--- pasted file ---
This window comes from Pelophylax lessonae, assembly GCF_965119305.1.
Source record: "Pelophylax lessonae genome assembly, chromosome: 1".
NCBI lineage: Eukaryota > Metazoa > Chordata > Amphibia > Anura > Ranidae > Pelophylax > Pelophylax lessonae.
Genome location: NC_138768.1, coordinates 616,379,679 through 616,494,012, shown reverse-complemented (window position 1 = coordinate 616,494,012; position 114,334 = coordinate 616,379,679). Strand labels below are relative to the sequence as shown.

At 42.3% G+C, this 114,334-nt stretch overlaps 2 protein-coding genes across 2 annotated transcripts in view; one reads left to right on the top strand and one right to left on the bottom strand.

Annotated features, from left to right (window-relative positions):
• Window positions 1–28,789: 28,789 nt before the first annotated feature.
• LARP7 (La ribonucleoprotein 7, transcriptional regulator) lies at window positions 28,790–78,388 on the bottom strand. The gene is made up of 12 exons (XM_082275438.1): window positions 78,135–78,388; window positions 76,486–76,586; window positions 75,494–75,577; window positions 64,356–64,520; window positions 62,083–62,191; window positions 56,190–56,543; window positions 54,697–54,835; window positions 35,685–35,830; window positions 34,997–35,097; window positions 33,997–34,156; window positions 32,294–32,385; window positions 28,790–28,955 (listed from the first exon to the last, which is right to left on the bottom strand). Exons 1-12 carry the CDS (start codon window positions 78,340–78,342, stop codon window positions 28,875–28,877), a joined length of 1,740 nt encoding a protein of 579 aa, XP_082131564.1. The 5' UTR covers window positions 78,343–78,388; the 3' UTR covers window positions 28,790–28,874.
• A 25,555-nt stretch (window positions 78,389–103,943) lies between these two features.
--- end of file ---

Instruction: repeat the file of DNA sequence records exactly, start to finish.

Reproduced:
This window comes from Pelophylax lessonae, assembly GCF_965119305.1.
Source record: "Pelophylax lessonae genome assembly, chromosome: 1".
NCBI lineage: Eukaryota > Metazoa > Chordata > Amphibia > Anura > Ranidae > Pelophylax > Pelophylax lessonae.
Genome location: NC_138768.1, coordinates 616,379,679 through 616,494,012, shown reverse-complemented (window position 1 = coordinate 616,494,012; position 114,334 = coordinate 616,379,679). Strand labels below are relative to the sequence as shown.

At 42.3% G+C, this 114,334-nt stretch overlaps 2 protein-coding genes across 2 annotated transcripts in view; one reads left to right on the top strand and one right to left on the bottom strand.

Annotated features, from left to right (window-relative positions):
• Window positions 1–28,789: 28,789 nt before the first annotated feature.
• LARP7 (La ribonucleoprotein 7, transcriptional regulator) lies at window positions 28,790–78,388 on the bottom strand. The gene is made up of 12 exons (XM_082275438.1): window positions 78,135–78,388; window positions 76,486–76,586; window positions 75,494–75,577; window positions 64,356–64,520; window positions 62,083–62,191; window positions 56,190–56,543; window positions 54,697–54,835; window positions 35,685–35,830; window positions 34,997–35,097; window positions 33,997–34,156; window positions 32,294–32,385; window positions 28,790–28,955 (listed from the first exon to the last, which is right to left on the bottom strand). Exons 1-12 carry the CDS (start codon window positions 78,340–78,342, stop codon window positions 28,875–28,877), a joined length of 1,740 nt encoding a protein of 579 aa, XP_082131564.1. The 5' UTR covers window positions 78,343–78,388; the 3' UTR covers window positions 28,790–28,874.
• A 25,555-nt stretch (window positions 78,389–103,943) lies between these two features.